• Shaniqua Butler

The Resurgence of MS-13 in the Metropolitan Area and Its Impact on the Criminal Justice System


The Mara Salvatrucha gang also known as MS-13 is a Latino gang with ties to El Salvador. The gang originated in Los Angeles, California in the 1980s. Members of Congress have classified MS-13 as being a “transnational gang” due to the gang’s evolution from being “primarily a criminal element in Central American immigrant communities to a regional organized crime network.” The continuously growing gang has gained members in numerous cities such as Boston, Houston, Charlotte, Newark, Northern Virginia, and Washington, D.C. MS-13 is notorious for organized crimes such as drug trafficking, extorting individuals, and committing heinous crimes. Sadly, most of the gang members for MS-13 are recruited from middle and high schools and are as young as thirteen years old.

MS-13 has also gained a presence in Maryland. Within the past few years, different communities in Maryland have witnessed firsthand the dangers of having such a transnational gang within the community. In February of 2017, the remains of fifteen-year-old Damaris Rivas were found in the Potomac River. Police determined that she was kidnapped from Gaithersburg, Maryland and brutally murdered in Virginia. Ten people have been charged in connection with her abduction and murder, all ranging from fifteen to twenty-one years of age. Additionally, these individuals have been charged with the crime of gang participation which prohibits individuals from knowingly participating in a criminal gang engaged in criminal conduct and knowingly participating in an underlying crime. In January of 2017, twenty-one year old Christian Alexendar Sosa Rivas was found in the Potomac River. Members of MS-13 also murdered him. All individuals charged in connection with his murder range in age from seventeen to twenty-four.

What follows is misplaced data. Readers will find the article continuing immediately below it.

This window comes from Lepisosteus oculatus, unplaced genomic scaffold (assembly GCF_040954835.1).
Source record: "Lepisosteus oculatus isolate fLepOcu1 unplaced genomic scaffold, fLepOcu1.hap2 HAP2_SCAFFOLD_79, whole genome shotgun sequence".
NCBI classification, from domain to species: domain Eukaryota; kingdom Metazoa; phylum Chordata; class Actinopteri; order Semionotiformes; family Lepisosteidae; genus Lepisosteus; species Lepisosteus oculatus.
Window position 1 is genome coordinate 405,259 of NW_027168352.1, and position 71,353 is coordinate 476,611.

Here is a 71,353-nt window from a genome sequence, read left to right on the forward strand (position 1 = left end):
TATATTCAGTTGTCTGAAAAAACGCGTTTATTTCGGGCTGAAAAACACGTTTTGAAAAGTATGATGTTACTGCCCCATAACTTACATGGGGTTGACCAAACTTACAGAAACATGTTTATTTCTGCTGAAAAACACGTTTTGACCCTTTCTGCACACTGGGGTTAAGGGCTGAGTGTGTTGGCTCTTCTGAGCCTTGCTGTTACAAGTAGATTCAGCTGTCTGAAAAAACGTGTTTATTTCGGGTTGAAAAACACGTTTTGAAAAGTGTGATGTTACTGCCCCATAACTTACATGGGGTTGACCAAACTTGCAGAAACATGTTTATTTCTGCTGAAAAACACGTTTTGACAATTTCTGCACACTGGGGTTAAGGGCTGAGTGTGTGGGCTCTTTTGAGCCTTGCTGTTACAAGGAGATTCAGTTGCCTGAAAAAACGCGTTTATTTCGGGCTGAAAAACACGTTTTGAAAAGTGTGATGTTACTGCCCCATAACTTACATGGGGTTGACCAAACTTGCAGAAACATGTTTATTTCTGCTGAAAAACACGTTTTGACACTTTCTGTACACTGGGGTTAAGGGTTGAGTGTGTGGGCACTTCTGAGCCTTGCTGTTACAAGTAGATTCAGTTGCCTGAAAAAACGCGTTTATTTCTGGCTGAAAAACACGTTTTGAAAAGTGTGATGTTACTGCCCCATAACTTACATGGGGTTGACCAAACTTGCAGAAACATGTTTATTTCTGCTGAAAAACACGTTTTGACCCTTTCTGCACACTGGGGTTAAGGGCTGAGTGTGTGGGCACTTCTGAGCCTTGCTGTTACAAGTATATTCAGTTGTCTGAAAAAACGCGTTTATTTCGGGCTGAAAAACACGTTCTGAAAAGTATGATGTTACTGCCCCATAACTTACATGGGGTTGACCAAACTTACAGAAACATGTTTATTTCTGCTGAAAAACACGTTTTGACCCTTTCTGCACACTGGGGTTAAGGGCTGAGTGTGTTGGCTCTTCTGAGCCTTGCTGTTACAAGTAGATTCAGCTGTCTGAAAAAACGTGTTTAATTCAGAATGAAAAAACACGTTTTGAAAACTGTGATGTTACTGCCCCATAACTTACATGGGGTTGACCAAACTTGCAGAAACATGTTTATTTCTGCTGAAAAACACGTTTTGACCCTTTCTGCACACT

The gang wasn’t always as prevalent as it is now. Maryland’s law enforcement officials took a lot of MS-13 gang members off the streets and into jail between the late 1990s and mid-to-late 2000s. However, in 2014 FBI officials began to see an increase in violence by the gang. There were numerous brutal killings, particularly three that put officials on high alert. A seventeen-year-old young man was gunned down as he was walking to the bus stop. A twenty-two year old was told to get on his knees and was murdered execution style. Later that year another twenty-two-year-old was found in a park butchered to death by knives and machetes. FBI officials attribute the increase in violence to the gang leaders in El Salvador who want to rebuild the gang. The chairman of the Northern Virginia Regional Gang Task Force agreed and stated, “MS-13 appears to making a push for recruitment, once again reverting to their old tactics of violence and intimidation.” Furthermore, the eighteen-year-old charged with butchering the young man indicated that once he completed the killing he was officially inducted into the gang.